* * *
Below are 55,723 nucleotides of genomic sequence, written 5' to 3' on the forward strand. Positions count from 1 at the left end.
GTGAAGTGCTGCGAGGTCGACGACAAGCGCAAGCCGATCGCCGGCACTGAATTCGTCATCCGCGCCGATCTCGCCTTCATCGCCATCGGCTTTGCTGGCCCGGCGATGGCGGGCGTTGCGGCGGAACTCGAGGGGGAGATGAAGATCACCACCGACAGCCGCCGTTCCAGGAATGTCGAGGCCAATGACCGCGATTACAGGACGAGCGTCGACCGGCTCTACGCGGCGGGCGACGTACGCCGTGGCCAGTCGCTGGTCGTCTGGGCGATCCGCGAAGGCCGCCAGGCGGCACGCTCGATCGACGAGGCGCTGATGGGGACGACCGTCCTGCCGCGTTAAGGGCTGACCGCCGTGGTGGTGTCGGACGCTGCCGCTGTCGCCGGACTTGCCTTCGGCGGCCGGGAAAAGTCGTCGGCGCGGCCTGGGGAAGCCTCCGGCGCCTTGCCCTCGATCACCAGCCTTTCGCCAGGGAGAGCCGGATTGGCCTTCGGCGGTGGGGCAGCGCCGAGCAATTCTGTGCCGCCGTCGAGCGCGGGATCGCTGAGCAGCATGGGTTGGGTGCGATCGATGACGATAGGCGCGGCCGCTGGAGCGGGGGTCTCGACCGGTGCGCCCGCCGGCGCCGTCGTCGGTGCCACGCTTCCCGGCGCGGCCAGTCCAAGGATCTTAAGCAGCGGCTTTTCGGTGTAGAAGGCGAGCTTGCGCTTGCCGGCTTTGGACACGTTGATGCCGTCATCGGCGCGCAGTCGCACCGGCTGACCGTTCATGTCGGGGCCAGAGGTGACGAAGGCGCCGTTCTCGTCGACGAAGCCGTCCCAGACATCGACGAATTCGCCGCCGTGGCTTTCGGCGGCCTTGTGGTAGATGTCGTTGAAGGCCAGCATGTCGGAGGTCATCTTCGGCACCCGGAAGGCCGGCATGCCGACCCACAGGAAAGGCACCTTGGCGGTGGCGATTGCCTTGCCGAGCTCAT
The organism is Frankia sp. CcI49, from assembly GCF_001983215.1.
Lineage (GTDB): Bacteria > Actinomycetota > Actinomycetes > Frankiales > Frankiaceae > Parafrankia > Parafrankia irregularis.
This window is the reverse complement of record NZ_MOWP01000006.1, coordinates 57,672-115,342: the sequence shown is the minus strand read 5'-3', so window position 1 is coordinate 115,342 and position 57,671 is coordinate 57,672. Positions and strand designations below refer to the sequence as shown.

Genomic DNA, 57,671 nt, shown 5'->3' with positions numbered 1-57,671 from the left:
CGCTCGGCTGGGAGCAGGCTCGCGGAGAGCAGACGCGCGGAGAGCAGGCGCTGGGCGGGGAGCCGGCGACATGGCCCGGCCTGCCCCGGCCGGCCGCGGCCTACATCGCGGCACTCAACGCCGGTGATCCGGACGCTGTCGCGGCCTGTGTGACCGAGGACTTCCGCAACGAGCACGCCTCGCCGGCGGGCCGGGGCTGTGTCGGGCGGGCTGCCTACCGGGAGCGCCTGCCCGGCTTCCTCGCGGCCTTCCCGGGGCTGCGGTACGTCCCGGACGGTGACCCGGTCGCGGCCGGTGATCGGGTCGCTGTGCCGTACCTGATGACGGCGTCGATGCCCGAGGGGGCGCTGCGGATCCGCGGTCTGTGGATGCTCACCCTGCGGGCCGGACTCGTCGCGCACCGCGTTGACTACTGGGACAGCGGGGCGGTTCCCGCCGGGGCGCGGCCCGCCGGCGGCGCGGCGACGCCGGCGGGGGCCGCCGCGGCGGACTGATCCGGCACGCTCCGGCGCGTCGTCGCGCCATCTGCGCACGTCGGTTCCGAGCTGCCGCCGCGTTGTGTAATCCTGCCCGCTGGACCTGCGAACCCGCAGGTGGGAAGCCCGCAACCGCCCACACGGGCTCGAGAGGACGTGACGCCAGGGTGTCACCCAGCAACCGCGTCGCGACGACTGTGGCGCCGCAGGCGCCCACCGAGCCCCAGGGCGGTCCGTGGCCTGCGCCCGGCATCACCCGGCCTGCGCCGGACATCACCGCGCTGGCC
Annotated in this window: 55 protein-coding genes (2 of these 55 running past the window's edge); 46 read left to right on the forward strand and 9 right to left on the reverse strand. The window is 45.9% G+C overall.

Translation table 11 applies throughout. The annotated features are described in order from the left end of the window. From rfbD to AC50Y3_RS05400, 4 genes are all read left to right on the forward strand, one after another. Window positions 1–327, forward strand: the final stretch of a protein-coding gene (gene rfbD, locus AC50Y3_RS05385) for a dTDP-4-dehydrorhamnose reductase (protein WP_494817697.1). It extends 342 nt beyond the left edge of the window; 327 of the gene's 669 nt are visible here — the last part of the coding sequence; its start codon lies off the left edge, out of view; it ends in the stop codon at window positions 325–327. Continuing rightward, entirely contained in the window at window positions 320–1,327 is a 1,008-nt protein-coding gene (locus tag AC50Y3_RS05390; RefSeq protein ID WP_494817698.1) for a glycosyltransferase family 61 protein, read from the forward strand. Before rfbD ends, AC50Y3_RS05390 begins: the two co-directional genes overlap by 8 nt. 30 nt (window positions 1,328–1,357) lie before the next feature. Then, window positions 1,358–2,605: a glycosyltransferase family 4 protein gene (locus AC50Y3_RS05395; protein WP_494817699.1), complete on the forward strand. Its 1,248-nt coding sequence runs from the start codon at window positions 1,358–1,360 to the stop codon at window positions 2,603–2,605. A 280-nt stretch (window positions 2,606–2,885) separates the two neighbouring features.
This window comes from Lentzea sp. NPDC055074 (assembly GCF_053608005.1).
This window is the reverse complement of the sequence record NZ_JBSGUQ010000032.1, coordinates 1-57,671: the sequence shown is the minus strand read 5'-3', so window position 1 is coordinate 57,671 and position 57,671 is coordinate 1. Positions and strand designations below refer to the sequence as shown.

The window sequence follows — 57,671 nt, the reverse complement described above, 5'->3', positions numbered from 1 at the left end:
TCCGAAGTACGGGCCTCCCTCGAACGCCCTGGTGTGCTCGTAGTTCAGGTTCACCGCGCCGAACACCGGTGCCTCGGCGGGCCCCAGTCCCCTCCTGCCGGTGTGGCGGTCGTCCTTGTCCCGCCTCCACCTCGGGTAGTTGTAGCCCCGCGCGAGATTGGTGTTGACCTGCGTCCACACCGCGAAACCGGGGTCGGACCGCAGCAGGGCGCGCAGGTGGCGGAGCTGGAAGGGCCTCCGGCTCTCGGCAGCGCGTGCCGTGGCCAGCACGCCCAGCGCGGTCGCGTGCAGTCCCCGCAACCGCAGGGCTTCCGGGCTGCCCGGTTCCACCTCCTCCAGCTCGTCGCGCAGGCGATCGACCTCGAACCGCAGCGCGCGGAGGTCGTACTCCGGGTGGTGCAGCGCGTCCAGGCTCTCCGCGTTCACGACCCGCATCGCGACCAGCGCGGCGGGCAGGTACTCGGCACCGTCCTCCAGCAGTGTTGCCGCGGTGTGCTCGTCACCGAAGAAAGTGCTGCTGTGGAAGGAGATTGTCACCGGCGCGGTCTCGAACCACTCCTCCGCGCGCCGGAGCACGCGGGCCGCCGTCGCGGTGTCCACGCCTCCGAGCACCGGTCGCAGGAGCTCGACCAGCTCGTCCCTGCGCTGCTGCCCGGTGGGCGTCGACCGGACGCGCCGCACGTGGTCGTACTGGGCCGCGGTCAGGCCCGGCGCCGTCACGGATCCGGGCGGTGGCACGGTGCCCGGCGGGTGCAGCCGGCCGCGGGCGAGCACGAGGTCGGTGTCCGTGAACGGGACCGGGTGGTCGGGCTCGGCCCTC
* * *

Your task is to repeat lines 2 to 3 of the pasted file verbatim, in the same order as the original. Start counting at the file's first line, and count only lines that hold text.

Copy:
GTGAAGTGCTGCGAGGTCGACGACAAGCGCAAGCCGATCGCCGGCACTGAATTCGTCATCCGCGCCGATCTCGCCTTCATCGCCATCGGCTTTGCTGGCCCGGCGATGGCGGGCGTTGCGGCGGAACTCGAGGGGGAGATGAAGATCACCACCGACAGCCGCCGTTCCAGGAATGTCGAGGCCAATGACCGCGATTACAGGACGAGCGTCGACCGGCTCTACGCGGCGGGCGACGTACGCCGTGGCCAGTCGCTGGTCGTCTGGGCGATCCGCGAAGGCCGCCAGGCGGCACGCTCGATCGACGAGGCGCTGATGGGGACGACCGTCCTGCCGCGTTAAGGGCTGACCGCCGTGGTGGTGTCGGACGCTGCCGCTGTCGCCGGACTTGCCTTCGGCGGCCGGGAAAAGTCGTCGGCGCGGCCTGGGGAAGCCTCCGGCGCCTTGCCCTCGATCACCAGCCTTTCGCCAGGGAGAGCCGGATTGGCCTTCGGCGGTGGGGCAGCGCCGAGCAATTCTGTGCCGCCGTCGAGCGCGGGATCGCTGAGCAGCATGGGTTGGGTGCGATCGATGACGATAGGCGCGGCCGCTGGAGCGGGGGTCTCGACCGGTGCGCCCGCCGGCGCCGTCGTCGGTGCCACGCTTCCCGGCGCGGCCAGTCCAAGGATCTTAAGCAGCGGCTTTTCGGTGTAGAAGGCGAGCTTGCGCTTGCCGGCTTTGGACACGTTGATGCCGTCATCGGCGCGCAGTCGCACCGGCTGACCGTTCATGTCGGGGCCAGAGGTGACGAAGGCGCCGTTCTCGTCGACGAAGCCGTCCCAGACATCGACGAATTCGCCGCCGTGGCTTTCGGCGGCCTTGTGGTAGATGTCGTTGAAGGCCAGCATGTCGGAGGTCATCTTCGGCACCCGGAAGGCCGGCATGCCGACCCACAGGAAAGGCACCTTGGCGGTGGCGATTGCCTTGCCGAGCTCAT
The organism is Frankia sp. CcI49, from assembly GCF_001983215.1.